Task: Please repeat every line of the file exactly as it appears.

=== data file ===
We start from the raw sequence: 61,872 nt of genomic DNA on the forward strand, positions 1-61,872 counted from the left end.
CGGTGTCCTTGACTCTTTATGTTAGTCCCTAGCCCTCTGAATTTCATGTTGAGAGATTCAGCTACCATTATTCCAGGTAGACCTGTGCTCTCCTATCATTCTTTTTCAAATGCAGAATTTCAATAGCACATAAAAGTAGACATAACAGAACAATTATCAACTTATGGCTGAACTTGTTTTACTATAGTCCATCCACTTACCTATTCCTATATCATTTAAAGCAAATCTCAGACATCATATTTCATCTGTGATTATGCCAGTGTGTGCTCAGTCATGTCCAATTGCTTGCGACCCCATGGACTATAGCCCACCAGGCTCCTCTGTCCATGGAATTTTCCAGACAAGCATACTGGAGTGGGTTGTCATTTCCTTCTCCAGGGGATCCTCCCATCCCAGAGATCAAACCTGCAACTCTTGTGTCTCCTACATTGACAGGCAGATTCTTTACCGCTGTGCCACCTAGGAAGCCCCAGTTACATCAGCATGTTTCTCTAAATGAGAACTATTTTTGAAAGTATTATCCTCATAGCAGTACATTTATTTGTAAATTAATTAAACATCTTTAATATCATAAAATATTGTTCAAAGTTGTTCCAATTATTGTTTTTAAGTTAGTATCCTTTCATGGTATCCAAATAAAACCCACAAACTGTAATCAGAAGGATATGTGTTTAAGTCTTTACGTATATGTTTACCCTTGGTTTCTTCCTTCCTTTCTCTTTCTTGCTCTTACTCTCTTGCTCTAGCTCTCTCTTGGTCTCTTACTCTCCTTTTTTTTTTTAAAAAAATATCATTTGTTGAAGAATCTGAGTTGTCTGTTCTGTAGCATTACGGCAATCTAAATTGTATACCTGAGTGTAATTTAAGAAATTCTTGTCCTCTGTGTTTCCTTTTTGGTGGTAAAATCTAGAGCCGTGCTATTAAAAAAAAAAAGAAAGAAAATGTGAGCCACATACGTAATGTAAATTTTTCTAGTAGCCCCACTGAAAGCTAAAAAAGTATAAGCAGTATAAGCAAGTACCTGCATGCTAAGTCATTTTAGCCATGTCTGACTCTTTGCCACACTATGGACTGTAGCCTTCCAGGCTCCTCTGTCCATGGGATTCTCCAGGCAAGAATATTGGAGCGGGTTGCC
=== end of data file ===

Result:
We start from the raw sequence: 61,872 nt of genomic DNA on the forward strand, positions 1-61,872 counted from the left end.
CGGTGTCCTTGACTCTTTATGTTAGTCCCTAGCCCTCTGAATTTCATGTTGAGAGATTCAGCTACCATTATTCCAGGTAGACCTGTGCTCTCCTATCATTCTTTTTCAAATGCAGAATTTCAATAGCACATAAAAGTAGACATAACAGAACAATTATCAACTTATGGCTGAACTTGTTTTACTATAGTCCATCCACTTACCTATTCCTATATCATTTAAAGCAAATCTCAGACATCATATTTCATCTGTGATTATGCCAGTGTGTGCTCAGTCATGTCCAATTGCTTGCGACCCCATGGACTATAGCCCACCAGGCTCCTCTGTCCATGGAATTTTCCAGACAAGCATACTGGAGTGGGTTGTCATTTCCTTCTCCAGGGGATCCTCCCATCCCAGAGATCAAACCTGCAACTCTTGTGTCTCCTACATTGACAGGCAGATTCTTTACCGCTGTGCCACCTAGGAAGCCCCAGTTACATCAGCATGTTTCTCTAAATGAGAACTATTTTTGAAAGTATTATCCTCATAGCAGTACATTTATTTGTAAATTAATTAAACATCTTTAATATCATAAAATATTGTTCAAAGTTGTTCCAATTATTGTTTTTAAGTTAGTATCCTTTCATGGTATCCAAATAAAACCCACAAACTGTAATCAGAAGGATATGTGTTTAAGTCTTTACGTATATGTTTACCCTTGGTTTCTTCCTTCCTTTCTCTTTCTTGCTCTTACTCTCTTGCTCTAGCTCTCTCTTGGTCTCTTACTCTCCTTTTTTTTTTTAAAAAAATATCATTTGTTGAAGAATCTGAGTTGTCTGTTCTGTAGCATTACGGCAATCTAAATTGTATACCTGAGTGTAATTTAAGAAATTCTTGTCCTCTGTGTTTCCTTTTTGGTGGTAAAATCTAGAGCCGTGCTATTAAAAAAAAAAAGAAAGAAAATGTGAGCCACATACGTAATGTAAATTTTTCTAGTAGCCCCACTGAAAGCTAAAAAAGTATAAGCAGTATAAGCAAGTACCTGCATGCTAAGTCATTTTAGCCATGTCTGACTCTTTGCCACACTATGGACTGTAGCCTTCCAGGCTCCTCTGTCCATGGGATTCTCCAGGCAAGAATATTGGAGCGGGTTGCC